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Ukraine, Syria, and Putin

AFP Photo/John MacDougall
Ukraine, Syria, and Putin
Article by: Vitaliy Portnikov
Translated by: Anna Mostovych

The sanctions implemented against Russia for its actions in the Donbas have become the main lever against Russia. And they may help solve problems both in Ukraine and Syria.

The European Union summit ended without a decision to threaten the Russian Federation with sanctions over events in Syria. Even a few days before the summit there was no such item in the final EU document. It appeared in the draft document practically at the time of the Berlin meeting of the leaders of France, Germany, Russia and Ukraine.

As has been reported, François Hollande and Angela Merkel remained after the “Normandy format” negotiations in order to discuss the situation in Aleppo with Vladimir Putin. Putin was unable to convince his Western counterparts. After the meeting, François Hollande and Angela Merkel talked about the war crimes of the Russian and Syrians regimes. The threat of sanctions should have been the logical consequence of this conclusion.

However, statements about the sanctions were removed from the final document at the last minute. As confirmed by Western media, this was because of the position of the Prime Minister of Italy Matteo Renzi. It is well known that Rome has a special relationship with Moscow.

The traditions of Italian political life, where former communists and fascists support Putin’s politics, have allowed the Kremlin to form a pro-Russian lobby that the government needs to take into account. Additionally, Italian business, known for its corruption, also offer special opportunities for the Kremlin.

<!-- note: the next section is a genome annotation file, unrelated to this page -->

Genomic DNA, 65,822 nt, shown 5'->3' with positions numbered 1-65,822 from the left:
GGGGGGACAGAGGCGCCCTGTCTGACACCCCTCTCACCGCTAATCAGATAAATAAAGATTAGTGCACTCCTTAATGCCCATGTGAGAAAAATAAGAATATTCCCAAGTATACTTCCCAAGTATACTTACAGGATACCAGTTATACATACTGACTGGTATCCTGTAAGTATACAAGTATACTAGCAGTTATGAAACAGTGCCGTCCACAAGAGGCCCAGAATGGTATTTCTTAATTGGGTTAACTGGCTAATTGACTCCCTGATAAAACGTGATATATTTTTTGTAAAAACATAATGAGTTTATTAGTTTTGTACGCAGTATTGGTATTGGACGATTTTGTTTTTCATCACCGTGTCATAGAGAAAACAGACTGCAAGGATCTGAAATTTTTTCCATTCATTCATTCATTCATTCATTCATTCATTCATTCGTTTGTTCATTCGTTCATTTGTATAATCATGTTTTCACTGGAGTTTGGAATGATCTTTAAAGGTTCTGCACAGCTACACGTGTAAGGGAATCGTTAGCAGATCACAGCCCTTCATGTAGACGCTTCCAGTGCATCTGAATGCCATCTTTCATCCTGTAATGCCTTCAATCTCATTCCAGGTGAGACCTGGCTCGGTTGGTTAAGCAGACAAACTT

But Renzo is not alone in his desire to reduce the penalties for Putin for the systematic destruction of civilians in Syria. Forming a united front with the Italian prime minister are the Greek prime minister, the left-wing populist Alexis Tsipras, and the Hungarian prime minister, the right-wing populist Viktor Orban.

They are cautious, since their irresponsible policies have turned Greece and Hungary into countries that are dependent on EU aid and therefore on the positions of Germany and France. And yet they still have sufficient opportunity to amend documents.

All this has been an unpleasant surprise for Hollande and Merkel, as well as for British Prime Minister Theresa May, another supporter of a tough stance towards Moscow.

The events in Syria, unlike the crisis in Ukraine, are having a direct impact on Western public opinion and on the attitudes of voters. The Germans, the British, and the French are taking this much more seriously than the Italians and the Greeks.

Therefore, the decisions that have been reached reflect the traditional EU compromise between the tough position of some and the collaborationism of others. In this case, these were the sanctions that the EU had already approved for Crimea and the Donbas. At the EU summit the possibility  of weakening sanctions was not even discussed, even though that possibility had existed and the pro-Russian lobby had been working  on it.

However, even if these sanctions are the only ones retained, in 2017 Russian companies will not be able to refinance. Access to Western credit markets will be closed for them as before. The Russian economy will suffer a blow from which it will not recover. Together with the depletion of Russian reserves, this could be a prelude to the collapse of the Putin regime.

Putin is well aware of this. This is why his diplomats have been working actively all this year on easing sanctions. And they have achieved a certain result with the help of the same Europeans who have been lobbying in the interests of the Putin regime.

Aleppo prevented that. Right now the sanctions that have been imposed for the Donbas are becoming the main lever against Russia. And they may help solve the problems both of Ukraine and Syria. And perhaps — if the blow turns out to be devastating — the problems of Russia itself.

Translated by: Anna Mostovych
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